Is Orbitz's hotel supply really differentiated enough from Expedia's and Travelocity's that consumers will notice the difference when Travelocity fades away as a competitor in 2014? That's doubtful, although Orbitz may have some tricks up its sleeve.
And although Orbitz still uses Kayak a lot as a marketing vehicle despite a frayed relationship, Orton says Orbitz is placing a lot of bets and would “aggressively” use a new metasearch partner if it allows Orbitz to show its differentiation — and isn’t all about price.
Orton visited Skift’s New York City office today, and discussed these and other issues.
Skift: There’s been lots of big news with Expedia and Travelocity. How does that deal change things for Orbitz and Cheaptickets in the U.S.?
Orton: When we look at it in some ways it is sad to see a competitor that we’ve been competing with for years effectively throw in the towel. I think for us we look at it and say gosh, we’ve achieved a lot. We’ve gotten to a unique market position. We think it actually stands up even better now relative to Travelocity when they are going to be showing someone else’s inventory. It’s just a different way to buy the same inventory. We’ve got our own. If anything, it puts us in a more unique position.
Skift: Does it make it harder to compete against Expedia or do you see it as an opportunity for Orbitz?
Orton: You know I think it is an opportunity. We want to highlight the fact that we have unique inventory. We have properties that nobody else has. We’ve got properties with unique values that nobody else has. Actually, I think in a way, it kicks some of the clutter out of the marketplace. It’s going to be pretty clear there’s only a few sources of supply out there. We have one of them.
Skift: You mentioned that the majority of Orbitz bookers still go to Orbitz for flights. Why is it so hard to make the transition to hotels and how is that going?
Orton: I would say the transition is going great. One of the statistics we have is our standalone hotel room nights going up 40% percent in Q2, which is the last number we talked about. So I’d say the transition is going very well. We just want to throw more gasoline on the fire. I can tell you we are seeing a really nice acceleration in our share on the hotel side. For us we view air as a critical part of our business. For us it’s a huge luxury on our side. We know all these consumers — where they want to go, when they want to go. All we’ve got to do is help them see all the great values we have on the hotel side.
Skift: All of the other online travel agencies have a favorite metasearch company these days. Expedia has Trivago, Priceline has Kayak. You guys used to be best buddies with Kayak. How does this all fit in for Orbitz these days?
Orton: To be candid with you, we are still sorting that all out. It is tricky. When you look at the relationships that are upstream and downstream from the meta players, it is hard to figure out where do we want to play, where don’t we want to play. So I think what I’d say is that we are being very thoughtful about our relationships that we are going to have going forward, and we are going to figure out where are they going to actually reinforce our consumer value proposition.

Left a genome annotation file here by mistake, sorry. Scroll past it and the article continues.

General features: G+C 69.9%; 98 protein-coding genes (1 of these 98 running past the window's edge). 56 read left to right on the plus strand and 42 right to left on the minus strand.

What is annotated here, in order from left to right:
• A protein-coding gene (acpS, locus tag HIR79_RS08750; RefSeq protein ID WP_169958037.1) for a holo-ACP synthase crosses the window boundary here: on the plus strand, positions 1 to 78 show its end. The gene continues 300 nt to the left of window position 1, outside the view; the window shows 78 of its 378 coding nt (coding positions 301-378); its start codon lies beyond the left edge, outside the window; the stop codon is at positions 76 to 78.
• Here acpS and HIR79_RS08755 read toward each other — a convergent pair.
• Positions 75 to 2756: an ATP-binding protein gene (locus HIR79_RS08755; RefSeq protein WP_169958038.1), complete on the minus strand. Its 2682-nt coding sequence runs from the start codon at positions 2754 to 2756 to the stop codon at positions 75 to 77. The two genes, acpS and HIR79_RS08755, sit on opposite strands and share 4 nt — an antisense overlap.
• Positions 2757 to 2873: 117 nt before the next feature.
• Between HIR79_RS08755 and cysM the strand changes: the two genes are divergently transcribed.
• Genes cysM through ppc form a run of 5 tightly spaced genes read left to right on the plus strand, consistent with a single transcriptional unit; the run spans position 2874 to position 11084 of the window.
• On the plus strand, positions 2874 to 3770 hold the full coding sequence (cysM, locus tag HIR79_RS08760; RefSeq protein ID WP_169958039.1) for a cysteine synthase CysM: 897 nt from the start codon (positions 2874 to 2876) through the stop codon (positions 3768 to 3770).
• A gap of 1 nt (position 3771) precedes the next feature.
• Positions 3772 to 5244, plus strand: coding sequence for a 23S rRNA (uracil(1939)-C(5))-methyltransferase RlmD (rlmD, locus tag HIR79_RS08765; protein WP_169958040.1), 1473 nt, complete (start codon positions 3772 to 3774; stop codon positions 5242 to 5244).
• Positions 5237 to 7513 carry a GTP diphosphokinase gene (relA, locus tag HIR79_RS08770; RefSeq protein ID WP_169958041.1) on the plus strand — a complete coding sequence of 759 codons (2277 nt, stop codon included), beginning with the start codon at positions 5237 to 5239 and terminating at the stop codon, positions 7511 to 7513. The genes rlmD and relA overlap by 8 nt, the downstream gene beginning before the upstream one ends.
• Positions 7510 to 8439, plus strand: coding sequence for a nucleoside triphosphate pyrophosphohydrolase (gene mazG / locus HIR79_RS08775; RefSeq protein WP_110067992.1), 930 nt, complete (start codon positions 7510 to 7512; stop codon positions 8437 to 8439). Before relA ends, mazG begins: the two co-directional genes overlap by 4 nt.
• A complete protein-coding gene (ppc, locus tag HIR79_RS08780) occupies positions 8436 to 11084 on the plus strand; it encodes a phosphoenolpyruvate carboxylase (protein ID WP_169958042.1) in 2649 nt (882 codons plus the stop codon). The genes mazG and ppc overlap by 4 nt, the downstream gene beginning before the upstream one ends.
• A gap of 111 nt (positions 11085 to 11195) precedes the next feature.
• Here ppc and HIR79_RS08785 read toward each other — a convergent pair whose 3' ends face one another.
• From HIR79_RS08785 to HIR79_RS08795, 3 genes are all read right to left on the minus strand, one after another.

We want partners that will help people understand what is different about Orbitz. It is not all just about price. I think when you look at a lot of the meta players, they reduce it to price, price, price. There are all these other dimensions. When we find partners who are willing to work with us on these sorts of things, we are going to work really aggressively with them. When they reduce it to a single dimension, it becomes a lot less interesting for us.
Skift: Where are the main places that Orbitz plays in metasearch these days? Is it still Kayak or are there others?
Orton: I don’t know if I can give you the specific order, but I can tell you that we still have a pretty significant relationship with Kayak. We work with TripAdvisor. We work a little bit with smaller players, Room77, those kinds of places. So I think we are placing a lot of bets. I think at this point we view it as a much more commoditzed space. We want to see who is really going to break through and allow us to highlight the value proposition that we have.
Skift: Are you seeing the same kinds of difficulties that Expedia has been seeing in that TripAdvisor metasearch has been slow to take off as far as working for you?
Orton: Let’s put it this way: They (Expedia) have a very different historic relationship with TripAdvisor than we did. We weren’t encumbered by the historical relationship. So I think we have navigated it a little differently.
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